Prediction of early weight gain during psychotropic treatment using a combinatorial model with clinical and genetic markers
BACKGROUND: Psychotropic drugs can induce significant (>5%) weight gain (WG) already after 1 month of treatment, which is a good predictor for major WG at 3 and 12 months. The large interindividual variability of drug-induced WG can be explained in part by genetic and clinical factors.
AIM: The aim of this study was to determine whether extensive analysis of genes, in addition to clinical factors, can improve prediction of patients at risk for more than 5% WG at 1 month of treatment.
METHODS: Data were obtained from a 1-year naturalistic longitudinal study, with weight monitoring during weight-inducing psychotropic treatment. A total of 248 Caucasian psychiatric patients, with at least baseline and 1-month weight measures, and with compliance ascertained were included. Results were tested for replication in a second cohort including 32 patients.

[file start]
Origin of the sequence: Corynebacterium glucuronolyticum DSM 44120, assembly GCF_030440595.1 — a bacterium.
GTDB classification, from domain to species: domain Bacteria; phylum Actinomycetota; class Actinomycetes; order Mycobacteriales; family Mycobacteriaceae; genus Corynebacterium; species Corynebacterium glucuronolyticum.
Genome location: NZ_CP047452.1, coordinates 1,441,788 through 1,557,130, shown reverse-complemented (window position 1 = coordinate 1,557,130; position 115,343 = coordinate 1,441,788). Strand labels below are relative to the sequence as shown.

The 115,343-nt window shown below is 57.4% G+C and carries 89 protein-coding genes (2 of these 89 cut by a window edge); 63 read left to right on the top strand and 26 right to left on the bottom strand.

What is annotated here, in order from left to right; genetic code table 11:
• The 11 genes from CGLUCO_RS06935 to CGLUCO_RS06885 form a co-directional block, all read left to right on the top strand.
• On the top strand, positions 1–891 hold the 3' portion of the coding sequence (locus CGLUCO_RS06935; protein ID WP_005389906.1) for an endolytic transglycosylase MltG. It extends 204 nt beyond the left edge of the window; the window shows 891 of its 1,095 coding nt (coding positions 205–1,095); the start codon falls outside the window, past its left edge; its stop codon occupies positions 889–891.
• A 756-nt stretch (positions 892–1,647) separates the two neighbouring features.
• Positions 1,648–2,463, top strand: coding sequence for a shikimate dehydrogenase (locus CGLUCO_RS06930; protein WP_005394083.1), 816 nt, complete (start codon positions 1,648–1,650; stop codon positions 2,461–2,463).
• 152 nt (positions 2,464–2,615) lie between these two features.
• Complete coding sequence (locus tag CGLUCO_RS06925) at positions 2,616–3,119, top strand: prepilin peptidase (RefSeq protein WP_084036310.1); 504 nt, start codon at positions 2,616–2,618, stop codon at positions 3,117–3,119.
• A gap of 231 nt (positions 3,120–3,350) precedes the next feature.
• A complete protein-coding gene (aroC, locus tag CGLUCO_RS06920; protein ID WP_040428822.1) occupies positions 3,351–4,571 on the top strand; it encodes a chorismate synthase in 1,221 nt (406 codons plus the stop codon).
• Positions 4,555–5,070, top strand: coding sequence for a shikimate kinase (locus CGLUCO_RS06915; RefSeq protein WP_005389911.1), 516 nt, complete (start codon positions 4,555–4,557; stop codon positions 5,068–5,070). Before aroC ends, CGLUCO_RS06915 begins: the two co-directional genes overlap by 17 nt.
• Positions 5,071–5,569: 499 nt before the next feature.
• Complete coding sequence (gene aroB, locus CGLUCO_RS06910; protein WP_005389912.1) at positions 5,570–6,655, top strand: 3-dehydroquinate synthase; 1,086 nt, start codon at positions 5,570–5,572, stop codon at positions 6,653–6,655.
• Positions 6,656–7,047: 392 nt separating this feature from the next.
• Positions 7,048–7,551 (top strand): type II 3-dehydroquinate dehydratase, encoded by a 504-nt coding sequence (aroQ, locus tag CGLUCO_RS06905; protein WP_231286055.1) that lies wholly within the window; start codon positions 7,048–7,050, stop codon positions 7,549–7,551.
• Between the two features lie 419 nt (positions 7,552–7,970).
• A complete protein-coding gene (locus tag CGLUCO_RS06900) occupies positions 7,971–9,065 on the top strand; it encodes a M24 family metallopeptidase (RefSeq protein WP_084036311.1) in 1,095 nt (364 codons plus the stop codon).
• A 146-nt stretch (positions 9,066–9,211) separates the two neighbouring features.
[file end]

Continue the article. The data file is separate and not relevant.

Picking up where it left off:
RESULTS: Age and baseline BMI were associated significantly with strong WG. The area under the curve (AUC) of the final model including genetic (18 genes) and clinical variables was significantly greater than that of the model including clinical variables only (AUCfinal: 0.92, AUCclinical: 0.75, P<0.0001). Predicted accuracy increased by 17% with genetic markers (Accuracyfinal: 87%), indicating that six patients must be genotyped to avoid one misclassified patient. The validity of the final model was confirmed in a replication cohort. Patients predicted before treatment as having more than 5% WG after 1 month of treatment had 4.4% more WG over 1 year than patients predicted to have up to 5% WG (P≤0.0001).
CONCLUSION: These results may help to implement genetic testing before starting psychotropic drug treatment to identify patients at risk of important WG.
Vandenberghe, F., Saigí-Morgui, N., Delacrétaz, A., Quteineh, L., Crettol, S., Ansermot, N., ... Eap, C. B. (2016). Prediction of early weight gain during psychotropic treatment using a combinatorial model with clinical and genetic markers. Pharmacogenetics and Genomics, 26(12), 547-557. DOI: 10.1097/FPC.0000000000000249